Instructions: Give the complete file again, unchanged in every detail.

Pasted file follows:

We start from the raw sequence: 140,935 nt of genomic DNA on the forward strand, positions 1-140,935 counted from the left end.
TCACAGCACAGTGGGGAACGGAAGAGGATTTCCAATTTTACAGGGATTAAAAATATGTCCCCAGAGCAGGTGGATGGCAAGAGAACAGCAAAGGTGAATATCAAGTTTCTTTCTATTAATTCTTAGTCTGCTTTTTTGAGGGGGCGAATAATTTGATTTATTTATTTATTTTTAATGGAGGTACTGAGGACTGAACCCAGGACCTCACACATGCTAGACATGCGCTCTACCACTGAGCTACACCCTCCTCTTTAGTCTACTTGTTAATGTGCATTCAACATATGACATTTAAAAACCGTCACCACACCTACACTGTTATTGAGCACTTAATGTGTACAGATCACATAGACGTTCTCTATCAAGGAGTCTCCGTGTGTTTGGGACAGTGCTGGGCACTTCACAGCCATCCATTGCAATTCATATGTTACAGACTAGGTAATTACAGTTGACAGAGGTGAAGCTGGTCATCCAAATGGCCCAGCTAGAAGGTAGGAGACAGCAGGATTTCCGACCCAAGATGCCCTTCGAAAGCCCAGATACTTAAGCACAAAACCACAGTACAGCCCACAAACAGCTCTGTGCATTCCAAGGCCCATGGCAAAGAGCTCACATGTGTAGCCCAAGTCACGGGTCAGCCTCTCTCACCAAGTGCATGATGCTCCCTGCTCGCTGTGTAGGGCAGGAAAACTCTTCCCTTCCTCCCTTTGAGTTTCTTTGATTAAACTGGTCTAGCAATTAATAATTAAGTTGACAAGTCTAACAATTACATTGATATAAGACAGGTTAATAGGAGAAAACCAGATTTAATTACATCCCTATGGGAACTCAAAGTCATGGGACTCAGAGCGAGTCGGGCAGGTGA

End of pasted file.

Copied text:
We start from the raw sequence: 140,935 nt of genomic DNA on the forward strand, positions 1-140,935 counted from the left end.
TCACAGCACAGTGGGGAACGGAAGAGGATTTCCAATTTTACAGGGATTAAAAATATGTCCCCAGAGCAGGTGGATGGCAAGAGAACAGCAAAGGTGAATATCAAGTTTCTTTCTATTAATTCTTAGTCTGCTTTTTTGAGGGGGCGAATAATTTGATTTATTTATTTATTTTTAATGGAGGTACTGAGGACTGAACCCAGGACCTCACACATGCTAGACATGCGCTCTACCACTGAGCTACACCCTCCTCTTTAGTCTACTTGTTAATGTGCATTCAACATATGACATTTAAAAACCGTCACCACACCTACACTGTTATTGAGCACTTAATGTGTACAGATCACATAGACGTTCTCTATCAAGGAGTCTCCGTGTGTTTGGGACAGTGCTGGGCACTTCACAGCCATCCATTGCAATTCATATGTTACAGACTAGGTAATTACAGTTGACAGAGGTGAAGCTGGTCATCCAAATGGCCCAGCTAGAAGGTAGGAGACAGCAGGATTTCCGACCCAAGATGCCCTTCGAAAGCCCAGATACTTAAGCACAAAACCACAGTACAGCCCACAAACAGCTCTGTGCATTCCAAGGCCCATGGCAAAGAGCTCACATGTGTAGCCCAAGTCACGGGTCAGCCTCTCTCACCAAGTGCATGATGCTCCCTGCTCGCTGTGTAGGGCAGGAAAACTCTTCCCTTCCTCCCTTTGAGTTTCTTTGATTAAACTGGTCTAGCAATTAATAATTAAGTTGACAAGTCTAACAATTACATTGATATAAGACAGGTTAATAGGAGAAAACCAGATTTAATTACATCCCTATGGGAACTCAAAGTCATGGGACTCAGAGCGAGTCGGGCAGGTGA